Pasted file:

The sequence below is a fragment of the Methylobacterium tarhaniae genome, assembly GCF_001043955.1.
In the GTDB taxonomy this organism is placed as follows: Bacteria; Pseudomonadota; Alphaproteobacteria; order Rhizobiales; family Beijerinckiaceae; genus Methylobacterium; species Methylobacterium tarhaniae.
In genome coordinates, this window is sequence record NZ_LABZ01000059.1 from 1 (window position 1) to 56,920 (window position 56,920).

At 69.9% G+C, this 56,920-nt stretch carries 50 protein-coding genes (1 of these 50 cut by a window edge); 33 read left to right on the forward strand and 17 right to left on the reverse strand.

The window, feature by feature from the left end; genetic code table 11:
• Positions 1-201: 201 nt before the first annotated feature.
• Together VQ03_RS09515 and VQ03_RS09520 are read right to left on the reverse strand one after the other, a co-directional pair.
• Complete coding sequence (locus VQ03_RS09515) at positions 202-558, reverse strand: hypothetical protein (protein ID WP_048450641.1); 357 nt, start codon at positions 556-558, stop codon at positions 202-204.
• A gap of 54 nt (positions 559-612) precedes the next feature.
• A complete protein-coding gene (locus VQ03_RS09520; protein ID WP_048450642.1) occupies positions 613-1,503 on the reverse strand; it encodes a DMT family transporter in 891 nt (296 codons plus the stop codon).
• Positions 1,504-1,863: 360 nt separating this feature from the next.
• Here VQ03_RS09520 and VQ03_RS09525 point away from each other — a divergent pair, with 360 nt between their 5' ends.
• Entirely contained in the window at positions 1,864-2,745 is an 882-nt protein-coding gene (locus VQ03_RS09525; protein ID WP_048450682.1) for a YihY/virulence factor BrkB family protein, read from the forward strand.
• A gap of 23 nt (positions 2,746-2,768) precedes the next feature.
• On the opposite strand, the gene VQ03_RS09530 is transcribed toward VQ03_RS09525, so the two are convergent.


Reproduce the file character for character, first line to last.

The sequence below is a fragment of the Methylobacterium tarhaniae genome, assembly GCF_001043955.1.
In the GTDB taxonomy this organism is placed as follows: Bacteria; Pseudomonadota; Alphaproteobacteria; order Rhizobiales; family Beijerinckiaceae; genus Methylobacterium; species Methylobacterium tarhaniae.
In genome coordinates, this window is sequence record NZ_LABZ01000059.1 from 1 (window position 1) to 56,920 (window position 56,920).

At 69.9% G+C, this 56,920-nt stretch carries 50 protein-coding genes (1 of these 50 cut by a window edge); 33 read left to right on the forward strand and 17 right to left on the reverse strand.

The window, feature by feature from the left end; genetic code table 11:
• Positions 1-201: 201 nt before the first annotated feature.
• Together VQ03_RS09515 and VQ03_RS09520 are read right to left on the reverse strand one after the other, a co-directional pair.
• Complete coding sequence (locus VQ03_RS09515) at positions 202-558, reverse strand: hypothetical protein (protein ID WP_048450641.1); 357 nt, start codon at positions 556-558, stop codon at positions 202-204.
• A gap of 54 nt (positions 559-612) precedes the next feature.
• A complete protein-coding gene (locus VQ03_RS09520; protein ID WP_048450642.1) occupies positions 613-1,503 on the reverse strand; it encodes a DMT family transporter in 891 nt (296 codons plus the stop codon).
• Positions 1,504-1,863: 360 nt separating this feature from the next.
• Here VQ03_RS09520 and VQ03_RS09525 point away from each other — a divergent pair, with 360 nt between their 5' ends.
• Entirely contained in the window at positions 1,864-2,745 is an 882-nt protein-coding gene (locus VQ03_RS09525; protein ID WP_048450682.1) for a YihY/virulence factor BrkB family protein, read from the forward strand.
• A gap of 23 nt (positions 2,746-2,768) precedes the next feature.
• On the opposite strand, the gene VQ03_RS09530 is transcribed toward VQ03_RS09525, so the two are convergent.